Toyota and eight other Japanese companies enter into a joint venture to establish a high-end chip company to address the ongoing semiconductor shortage

According to foreign media reports, eight Japanese companies, including Toyota and Sony, will cooperate with the Japanese government to form a new company. The new company will produce next-generation semiconductors for supercomputers and artificial intelligence in Japan. It is reported that Japanese Minister of Economy, Trade and Industry Minoru Nishimura will announce the matter on the 11th, and is expected to officially begin operations in the late 1920s.

Toyota supplier Denso, Nippon Telegraph and Telephone NTT, NEC, Armor Man and SoftBank have now all confirmed that they will invest in the new company, all for 1 billion yen (about 50.53 million yuan).

Tetsuro Higashi, former president of chip equipment manufacturer Tokyo Electron, will lead the establishment of the new company, and Mitsubishi UFJ Bank will also participate in the formation of the new company. In addition, the company is seeking investments and further cooperation with other companies.

The new company has been named Rapidus, a Latin word that means ‘fast’. Some outside sources believe that the name of the new company is related to the intense competition among major economies in areas such as artificial intelligence and quantum computing, and that the new name implies an expectation of rapid growth.

 On the product side, Rapidus is focusing on logic semiconductors for computing and has announced that it is targeting processes beyond 2 nanometers. Once launched, it may compete with other products in smartphones, data centers, communications, and autonomous driving.

Japan was once a pioneer in semiconductor manufacturing, but now it lags far behind its competitors. Tokyo sees this as a national security issue and an urgent one for Japanese manufacturers, especially auto companies, which are relying more on car computing chips as applications such as autonomous driving become more heavily used in cars.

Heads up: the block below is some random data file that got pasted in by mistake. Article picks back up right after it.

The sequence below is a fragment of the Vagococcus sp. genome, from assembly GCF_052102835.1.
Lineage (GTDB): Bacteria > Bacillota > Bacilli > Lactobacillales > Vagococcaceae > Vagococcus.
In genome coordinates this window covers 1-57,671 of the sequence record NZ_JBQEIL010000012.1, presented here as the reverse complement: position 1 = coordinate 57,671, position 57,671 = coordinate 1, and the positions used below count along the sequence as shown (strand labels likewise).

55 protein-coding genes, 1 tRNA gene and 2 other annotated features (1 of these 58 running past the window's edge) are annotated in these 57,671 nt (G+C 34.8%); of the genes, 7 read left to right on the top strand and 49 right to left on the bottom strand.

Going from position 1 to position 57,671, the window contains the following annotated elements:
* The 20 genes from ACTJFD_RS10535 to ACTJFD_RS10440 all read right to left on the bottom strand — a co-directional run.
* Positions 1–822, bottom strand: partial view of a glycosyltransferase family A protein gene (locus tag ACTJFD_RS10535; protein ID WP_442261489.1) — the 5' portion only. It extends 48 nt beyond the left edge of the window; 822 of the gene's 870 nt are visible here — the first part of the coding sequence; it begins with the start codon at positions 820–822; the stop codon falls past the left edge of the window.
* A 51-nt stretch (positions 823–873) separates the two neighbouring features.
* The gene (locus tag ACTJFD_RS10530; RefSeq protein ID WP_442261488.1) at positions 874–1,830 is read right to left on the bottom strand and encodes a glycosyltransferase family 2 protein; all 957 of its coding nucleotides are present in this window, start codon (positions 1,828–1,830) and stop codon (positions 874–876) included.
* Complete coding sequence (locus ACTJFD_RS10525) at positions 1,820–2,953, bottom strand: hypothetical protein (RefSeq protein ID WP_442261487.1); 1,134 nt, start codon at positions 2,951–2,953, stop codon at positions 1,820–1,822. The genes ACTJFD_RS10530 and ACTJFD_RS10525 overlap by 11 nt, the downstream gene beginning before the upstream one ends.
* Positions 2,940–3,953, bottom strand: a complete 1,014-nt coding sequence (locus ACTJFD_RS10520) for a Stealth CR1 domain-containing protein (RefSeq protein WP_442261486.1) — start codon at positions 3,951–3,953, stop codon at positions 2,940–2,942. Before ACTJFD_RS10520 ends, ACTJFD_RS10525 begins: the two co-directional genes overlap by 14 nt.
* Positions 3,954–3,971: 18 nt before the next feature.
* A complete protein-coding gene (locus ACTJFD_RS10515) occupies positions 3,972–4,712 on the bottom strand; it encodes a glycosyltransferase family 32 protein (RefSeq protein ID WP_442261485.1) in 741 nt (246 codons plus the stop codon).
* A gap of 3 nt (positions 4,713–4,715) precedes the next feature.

Analysts say the global chip shortage is likely to continue until close to 2030, as different industries start applying and competing in the semiconductor sector.

“Chips” comments

Toyota designed and manufactured MCUs and other chips on its own for three decades until 2019, when it transferred its chip manufacturing plant to Japan’s Denso to consolidate the supplier’s business.

The chips that are most in short supply are microcontroller units (MCU) that control a range of functions, including braking, acceleration, steering, ignition and combustion, tire pressure gauges and rain sensors. However, after the 2011 earthquake in Japan, Toyota changed the way it procured MCUS and other microchips.

In the wake of the quake, Toyota expects purchases of more than 1,200 parts and materials to be affected and has drawn up a priority list of 500 items it needs to secure future supplies, including semiconductors made by Renesas Electronics Co., a major Japanese chip supplier.

It can be seen that Toyota has been in the semiconductor industry for a long time, and in the future, under the impact of Toyota and its partners on the shortage of cores in the automotive industry, in addition to trying their best to meet the supply of their own on-board chips, manufacturers in the industry and consumers who are constantly affected by the lack of cores and reduce the allocation of vehicles are also concerned about whether Toyota can become a dark horse for industry chip suppliers.

Post time: Nov-18-2022